Sheep

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Sheep (Ovis aries) are domestic animals raised on farms for their wool, meat and milk. 

Along with goats, pigs and cattle, sheep were among the first animals to be domesticated. According to FAO sheep are the mammals with the highest number of recorded breeds. Sheep breeds can be classified according to the primary purpose they are grown for, the type of fibres they produce or to certain physical characteristics. For world sheep numbers, see here.

Meat and Wool Purpose Sheep

In relation to the primary purpose classification criteria, certain breeds are raised for their meat, others for their wool. There are many subtypes of each category and some breeds can serve a dual-purpose, such as the medium wool meat sheep, which are mainly raised for their meat but also produce medium wool.

Different Sheep Breeds for Different Wool Types

The Texel and Dorset are good choices for meat production while the finest wool is obtained from sheep reared primarily for these fibres. Merino, Rambouillet, Blue Faced Leicester, and Corriedale breeds are among the best known wool-type sheep.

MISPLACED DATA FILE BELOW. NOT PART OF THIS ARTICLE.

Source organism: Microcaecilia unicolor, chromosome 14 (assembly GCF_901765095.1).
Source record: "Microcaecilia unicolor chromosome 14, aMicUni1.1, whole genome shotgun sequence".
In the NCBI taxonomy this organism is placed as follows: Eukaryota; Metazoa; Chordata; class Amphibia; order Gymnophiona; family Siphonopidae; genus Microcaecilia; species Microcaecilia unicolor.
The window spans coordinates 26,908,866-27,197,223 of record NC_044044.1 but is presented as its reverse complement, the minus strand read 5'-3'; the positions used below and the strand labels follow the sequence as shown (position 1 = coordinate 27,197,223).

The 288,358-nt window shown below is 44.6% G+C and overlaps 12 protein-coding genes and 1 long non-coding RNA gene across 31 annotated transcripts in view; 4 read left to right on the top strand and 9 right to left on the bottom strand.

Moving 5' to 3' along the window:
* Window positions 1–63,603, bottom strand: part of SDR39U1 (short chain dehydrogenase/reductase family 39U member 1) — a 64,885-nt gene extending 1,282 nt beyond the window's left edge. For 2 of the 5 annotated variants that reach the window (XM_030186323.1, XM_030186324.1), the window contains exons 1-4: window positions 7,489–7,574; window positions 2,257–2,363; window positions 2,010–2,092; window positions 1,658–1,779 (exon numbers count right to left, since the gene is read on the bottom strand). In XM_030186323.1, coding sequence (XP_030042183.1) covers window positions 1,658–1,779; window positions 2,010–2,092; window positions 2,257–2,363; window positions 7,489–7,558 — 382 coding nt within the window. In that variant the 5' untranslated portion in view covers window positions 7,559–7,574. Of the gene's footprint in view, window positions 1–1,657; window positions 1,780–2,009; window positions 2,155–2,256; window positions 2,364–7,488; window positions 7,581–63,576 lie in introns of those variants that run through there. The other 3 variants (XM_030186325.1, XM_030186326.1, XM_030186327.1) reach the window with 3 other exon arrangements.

All Wool Finds Its Use

Wool can be used for different purposes, depending on the coarseness of the fibre and on other characteristics such as fibre length and crimp. But regardless of the breed that produced it, wool is a very versatile fibre, with many different qualities and all wool from finest to coarsest finds its use.

Very fine wool is primarily used for clothing while coarser wool is used in carpets and furnishings such as curtains or bedding. A single sheep provides around 4.5 kg of wool per year, the equivalent of 10 or more metres of fabric. This is enough for six sweaters, three suit and trouser combinations, to cover one large sofa or 15 chairs.

Read more about wool production here.